What tangled, partisan knots we tie

Regardless of whether one views modern American society as a shameful proto-fascist era or a long-awaited return to our founding greatness, the one thing we all seem to be able to agree upon is the unfortunate reality that compromise, consensus and common ground are harder to come across. We can agree that it is tough to find agreement.

This perceived intensified political polarization, it turns out, is not simply a construction of the mind or a convenient excuse for the times. Interdisciplinary research in PLoS ONE, a peer-reviewed open access scientific journal published by the Public Library of Science, statistically modeled partisanship in the U.S. House of Representatives by analyzing roll call votes. The findings of the paper, titled “The Rise of Partisanship and Super-Cooperators in the U.S. House of Representatives,” confirm our layman observations: political partisanship in this decade is the most extreme it has been in over 50 years, and it appears to be worsening at an increasing rate. The statistical analysis of roll call votes also revealed a positive correlation between partisanship and a failure to pass legislation. This makes intuitive sense, as compromise has been central to passing legislation throughout U.S. history.

This study and its findings are not unique. Pew Research Center political scientists Keith Poole and Howard Rosenthal go as far as to claim that polarization in Congress is now the worst it has been since the end of Reconstruction. Reconstruction ended in the 1870s.

A whole host of research across disciplines reveals similar conclusions. Americans are segregating themselves politically and it is bringing the operations of our democracy to a grinding halt. At this point hopefully most of us can accept this reality. It’s not fake news. Without needing to necessarily argue about the causes, I hope we can all say this: we have a problem.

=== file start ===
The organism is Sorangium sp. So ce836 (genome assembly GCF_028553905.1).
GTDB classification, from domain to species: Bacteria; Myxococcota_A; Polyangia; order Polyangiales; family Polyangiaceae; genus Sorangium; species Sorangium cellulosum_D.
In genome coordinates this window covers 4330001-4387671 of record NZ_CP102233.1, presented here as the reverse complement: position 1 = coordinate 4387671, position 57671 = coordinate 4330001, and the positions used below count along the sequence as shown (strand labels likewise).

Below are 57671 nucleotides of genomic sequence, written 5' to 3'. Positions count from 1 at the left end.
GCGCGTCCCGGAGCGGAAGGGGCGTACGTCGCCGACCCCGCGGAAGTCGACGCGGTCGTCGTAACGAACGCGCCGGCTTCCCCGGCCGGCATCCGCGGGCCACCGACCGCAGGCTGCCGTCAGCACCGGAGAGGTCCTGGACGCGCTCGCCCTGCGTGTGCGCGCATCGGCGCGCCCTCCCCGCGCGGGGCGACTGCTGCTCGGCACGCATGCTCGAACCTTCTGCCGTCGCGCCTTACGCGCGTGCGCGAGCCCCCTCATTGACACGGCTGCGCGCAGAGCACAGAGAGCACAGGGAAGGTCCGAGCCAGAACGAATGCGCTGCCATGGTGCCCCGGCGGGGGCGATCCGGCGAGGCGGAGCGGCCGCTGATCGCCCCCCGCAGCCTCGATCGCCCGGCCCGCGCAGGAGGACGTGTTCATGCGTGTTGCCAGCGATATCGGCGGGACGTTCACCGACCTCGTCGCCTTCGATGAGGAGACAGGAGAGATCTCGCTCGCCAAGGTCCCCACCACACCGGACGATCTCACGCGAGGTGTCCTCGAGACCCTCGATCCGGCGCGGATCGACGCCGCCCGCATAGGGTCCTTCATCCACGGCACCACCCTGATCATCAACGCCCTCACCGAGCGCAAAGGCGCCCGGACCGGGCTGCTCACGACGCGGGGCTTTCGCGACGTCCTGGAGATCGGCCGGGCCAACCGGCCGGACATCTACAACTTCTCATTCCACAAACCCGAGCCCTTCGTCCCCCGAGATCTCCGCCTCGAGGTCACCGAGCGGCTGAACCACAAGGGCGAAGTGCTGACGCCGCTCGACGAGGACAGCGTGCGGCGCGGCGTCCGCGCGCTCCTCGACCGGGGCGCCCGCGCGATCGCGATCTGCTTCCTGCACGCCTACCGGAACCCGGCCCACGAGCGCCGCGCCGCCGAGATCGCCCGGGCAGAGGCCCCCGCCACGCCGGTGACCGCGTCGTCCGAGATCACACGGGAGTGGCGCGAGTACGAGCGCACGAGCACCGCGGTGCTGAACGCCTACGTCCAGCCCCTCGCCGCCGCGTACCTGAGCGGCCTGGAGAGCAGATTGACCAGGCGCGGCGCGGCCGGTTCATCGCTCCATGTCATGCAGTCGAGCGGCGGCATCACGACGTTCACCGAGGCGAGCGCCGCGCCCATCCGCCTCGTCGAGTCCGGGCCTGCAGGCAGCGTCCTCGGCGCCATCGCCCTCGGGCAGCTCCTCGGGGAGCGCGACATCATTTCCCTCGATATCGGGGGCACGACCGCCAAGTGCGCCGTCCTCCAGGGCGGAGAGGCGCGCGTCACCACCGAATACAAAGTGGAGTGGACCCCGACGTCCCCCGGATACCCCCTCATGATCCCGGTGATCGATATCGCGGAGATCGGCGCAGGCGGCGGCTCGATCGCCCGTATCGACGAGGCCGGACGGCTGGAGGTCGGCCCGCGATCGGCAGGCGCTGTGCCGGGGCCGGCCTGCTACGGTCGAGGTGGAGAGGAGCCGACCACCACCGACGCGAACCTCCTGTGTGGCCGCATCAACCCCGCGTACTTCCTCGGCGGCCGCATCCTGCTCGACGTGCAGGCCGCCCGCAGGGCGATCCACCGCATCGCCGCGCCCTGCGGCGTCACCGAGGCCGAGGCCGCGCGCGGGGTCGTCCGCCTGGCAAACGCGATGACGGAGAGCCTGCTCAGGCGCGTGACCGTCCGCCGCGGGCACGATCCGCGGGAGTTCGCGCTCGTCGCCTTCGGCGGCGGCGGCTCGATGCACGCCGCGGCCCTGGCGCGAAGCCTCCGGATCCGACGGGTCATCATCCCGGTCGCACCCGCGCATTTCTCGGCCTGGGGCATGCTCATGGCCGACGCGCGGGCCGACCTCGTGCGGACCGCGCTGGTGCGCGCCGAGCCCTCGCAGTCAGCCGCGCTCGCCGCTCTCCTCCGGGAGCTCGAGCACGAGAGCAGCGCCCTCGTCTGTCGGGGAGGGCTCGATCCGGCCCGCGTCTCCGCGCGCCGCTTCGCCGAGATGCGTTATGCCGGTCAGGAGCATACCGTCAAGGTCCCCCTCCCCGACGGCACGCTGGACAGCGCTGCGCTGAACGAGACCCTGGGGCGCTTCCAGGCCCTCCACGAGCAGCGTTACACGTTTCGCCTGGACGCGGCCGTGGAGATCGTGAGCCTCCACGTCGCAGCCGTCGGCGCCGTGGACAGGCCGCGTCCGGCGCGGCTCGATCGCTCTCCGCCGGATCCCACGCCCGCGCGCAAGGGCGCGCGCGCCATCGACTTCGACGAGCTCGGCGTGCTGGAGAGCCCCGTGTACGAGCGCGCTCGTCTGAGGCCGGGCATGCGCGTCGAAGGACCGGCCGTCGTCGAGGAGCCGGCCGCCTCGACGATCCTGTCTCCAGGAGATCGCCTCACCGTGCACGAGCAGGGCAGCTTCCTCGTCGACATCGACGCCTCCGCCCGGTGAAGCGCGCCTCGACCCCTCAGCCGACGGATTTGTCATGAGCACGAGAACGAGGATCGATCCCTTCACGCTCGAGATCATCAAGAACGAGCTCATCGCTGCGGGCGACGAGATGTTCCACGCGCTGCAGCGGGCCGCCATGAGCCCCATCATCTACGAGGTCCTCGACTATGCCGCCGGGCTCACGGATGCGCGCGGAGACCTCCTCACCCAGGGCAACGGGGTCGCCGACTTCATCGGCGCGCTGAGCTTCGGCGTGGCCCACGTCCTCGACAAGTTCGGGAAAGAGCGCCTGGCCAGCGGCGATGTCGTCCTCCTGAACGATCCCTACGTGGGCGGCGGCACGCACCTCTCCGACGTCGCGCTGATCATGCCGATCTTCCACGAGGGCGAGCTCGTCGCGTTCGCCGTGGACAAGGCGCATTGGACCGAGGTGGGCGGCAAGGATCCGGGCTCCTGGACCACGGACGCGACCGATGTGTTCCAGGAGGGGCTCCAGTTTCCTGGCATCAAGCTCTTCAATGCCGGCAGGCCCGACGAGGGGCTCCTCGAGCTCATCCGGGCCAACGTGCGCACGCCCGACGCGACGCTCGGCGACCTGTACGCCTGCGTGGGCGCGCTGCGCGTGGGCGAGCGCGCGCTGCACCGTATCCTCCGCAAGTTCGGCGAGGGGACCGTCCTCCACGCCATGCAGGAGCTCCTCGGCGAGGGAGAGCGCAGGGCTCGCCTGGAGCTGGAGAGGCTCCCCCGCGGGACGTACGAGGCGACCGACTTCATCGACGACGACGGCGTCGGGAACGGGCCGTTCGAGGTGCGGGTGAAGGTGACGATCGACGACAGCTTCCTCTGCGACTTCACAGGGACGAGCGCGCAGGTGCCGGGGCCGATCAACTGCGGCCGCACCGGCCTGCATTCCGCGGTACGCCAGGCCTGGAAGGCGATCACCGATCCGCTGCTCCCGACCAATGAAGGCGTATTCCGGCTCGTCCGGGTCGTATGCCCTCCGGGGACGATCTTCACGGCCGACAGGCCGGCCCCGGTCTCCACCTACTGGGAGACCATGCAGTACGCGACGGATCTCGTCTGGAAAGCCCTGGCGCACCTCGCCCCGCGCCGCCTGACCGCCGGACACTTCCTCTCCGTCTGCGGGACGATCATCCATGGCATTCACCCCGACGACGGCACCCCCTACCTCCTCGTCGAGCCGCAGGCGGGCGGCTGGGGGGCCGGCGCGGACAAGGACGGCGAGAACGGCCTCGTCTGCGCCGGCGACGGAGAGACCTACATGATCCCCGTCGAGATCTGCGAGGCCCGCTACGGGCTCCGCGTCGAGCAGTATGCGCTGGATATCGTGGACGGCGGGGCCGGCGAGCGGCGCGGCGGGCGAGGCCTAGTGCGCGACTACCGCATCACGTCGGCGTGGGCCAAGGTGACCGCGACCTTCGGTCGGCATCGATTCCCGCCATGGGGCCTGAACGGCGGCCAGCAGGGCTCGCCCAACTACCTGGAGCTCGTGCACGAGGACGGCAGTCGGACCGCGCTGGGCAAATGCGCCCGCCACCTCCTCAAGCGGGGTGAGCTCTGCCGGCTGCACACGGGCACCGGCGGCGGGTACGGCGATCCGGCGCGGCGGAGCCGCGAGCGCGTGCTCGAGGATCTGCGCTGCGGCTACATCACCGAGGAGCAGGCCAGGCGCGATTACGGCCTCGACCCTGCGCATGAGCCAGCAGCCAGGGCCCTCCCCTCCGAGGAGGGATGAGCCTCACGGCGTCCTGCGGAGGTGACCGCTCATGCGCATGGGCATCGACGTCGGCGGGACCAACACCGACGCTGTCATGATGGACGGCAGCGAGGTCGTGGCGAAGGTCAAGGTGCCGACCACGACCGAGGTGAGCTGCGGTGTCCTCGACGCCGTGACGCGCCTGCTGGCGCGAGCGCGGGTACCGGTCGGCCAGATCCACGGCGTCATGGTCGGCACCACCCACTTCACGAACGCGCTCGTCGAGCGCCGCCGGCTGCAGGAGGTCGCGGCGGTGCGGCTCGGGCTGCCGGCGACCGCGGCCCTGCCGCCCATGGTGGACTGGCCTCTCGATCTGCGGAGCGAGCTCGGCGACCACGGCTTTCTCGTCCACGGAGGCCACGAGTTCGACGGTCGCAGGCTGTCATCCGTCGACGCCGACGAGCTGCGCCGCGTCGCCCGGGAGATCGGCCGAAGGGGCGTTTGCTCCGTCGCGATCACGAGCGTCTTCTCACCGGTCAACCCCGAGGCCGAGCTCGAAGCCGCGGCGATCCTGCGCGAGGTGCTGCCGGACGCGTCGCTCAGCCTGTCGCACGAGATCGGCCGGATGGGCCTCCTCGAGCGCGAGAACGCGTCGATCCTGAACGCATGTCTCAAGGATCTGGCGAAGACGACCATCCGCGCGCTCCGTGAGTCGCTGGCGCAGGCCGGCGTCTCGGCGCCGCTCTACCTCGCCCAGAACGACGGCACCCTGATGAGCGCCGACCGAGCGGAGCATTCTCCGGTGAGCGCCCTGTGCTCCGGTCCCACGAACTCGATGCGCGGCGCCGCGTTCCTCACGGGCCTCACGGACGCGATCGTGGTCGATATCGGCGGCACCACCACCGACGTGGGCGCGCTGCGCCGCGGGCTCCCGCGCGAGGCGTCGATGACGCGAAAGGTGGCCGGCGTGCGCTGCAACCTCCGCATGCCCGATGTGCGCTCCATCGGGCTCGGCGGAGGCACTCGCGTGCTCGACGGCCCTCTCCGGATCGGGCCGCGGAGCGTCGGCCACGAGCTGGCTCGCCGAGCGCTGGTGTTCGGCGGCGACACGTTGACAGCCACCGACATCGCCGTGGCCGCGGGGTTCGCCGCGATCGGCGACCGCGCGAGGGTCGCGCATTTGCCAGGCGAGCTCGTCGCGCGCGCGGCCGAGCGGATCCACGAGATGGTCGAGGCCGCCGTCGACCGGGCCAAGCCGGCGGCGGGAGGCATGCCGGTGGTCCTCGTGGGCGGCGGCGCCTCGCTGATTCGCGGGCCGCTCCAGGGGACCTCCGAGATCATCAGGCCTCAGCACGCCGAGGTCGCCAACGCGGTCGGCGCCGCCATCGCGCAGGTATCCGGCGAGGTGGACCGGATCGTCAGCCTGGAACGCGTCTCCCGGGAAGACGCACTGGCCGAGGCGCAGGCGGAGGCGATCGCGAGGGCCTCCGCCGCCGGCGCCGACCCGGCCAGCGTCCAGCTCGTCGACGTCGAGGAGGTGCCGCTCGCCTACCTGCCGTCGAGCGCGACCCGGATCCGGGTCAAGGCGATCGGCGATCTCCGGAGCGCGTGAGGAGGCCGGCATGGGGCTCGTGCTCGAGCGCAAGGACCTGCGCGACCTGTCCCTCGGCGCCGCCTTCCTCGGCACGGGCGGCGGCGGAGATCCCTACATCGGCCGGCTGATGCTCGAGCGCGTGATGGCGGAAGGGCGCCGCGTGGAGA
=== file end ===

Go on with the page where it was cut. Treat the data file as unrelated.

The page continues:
While investigating the causes of this polarization is essential to understanding how we got here, I don’t actually think attempting to attribute fault in daily conversation brings us any closer to a solution. What I do think is that we each have a responsibility to desegregate ourselves politically and re-engage in the civil discourse we have largely disengaged from.

Often advice for effectively fostering civil discourse emphasizes the importance of havings facts-based viewpoints and arguments. On March 23 of this year, Trinity’s own partisan organizations, Tigers for Liberty (TFL) and Trinity Progressives (TProg), co-hosted Political Discourse 101, a dialogue on how to foster “civil discussions in the age of political partisanship.” The session began with six tips to help attendees have constructive conversations presented by TFL’s Jonah Wendt and TProg’s Maddie Kennedy. The first was “Know your facts.”

Yet there’s substantial evidence that facts are not effective at persuading individuals to change their beliefs. Research from political scientists Brendan Nyhan and Jason Reifler at the University of Michigan casts the “know your facts” approach in a particularly grim light. They found that facts were failing to reduce misperceptions among the targeted ideological group. Worse yet, facts refuting misinformed beliefs often functioned to make people within the group more certain their misinformed beliefs were correct. This phenomenon is known as the Backfire Effect. As it turns out, the Backfire Effect is especially potent when it comes to shaping beliefs on highly partisan issues, like immigration or gun control. Political scientist Emily Thorson of Boston College has arrived at similar findings: exposure to negative political information about a candidate continues to shape individuals’ attitudes about that candidate even after the information has been discredited, even when the misinformation is immediately discredited. She calls these effects “belief echoes.” It’s concerning that things we might think are effective methods of correcting ignorance or misinformation, like fact-checking, might actually have the opposite effect. Well-meaning “know your facts” civil dialogue might actually increase polarization. Holy threat-to-a-healthy-functioning-democracy, Batman.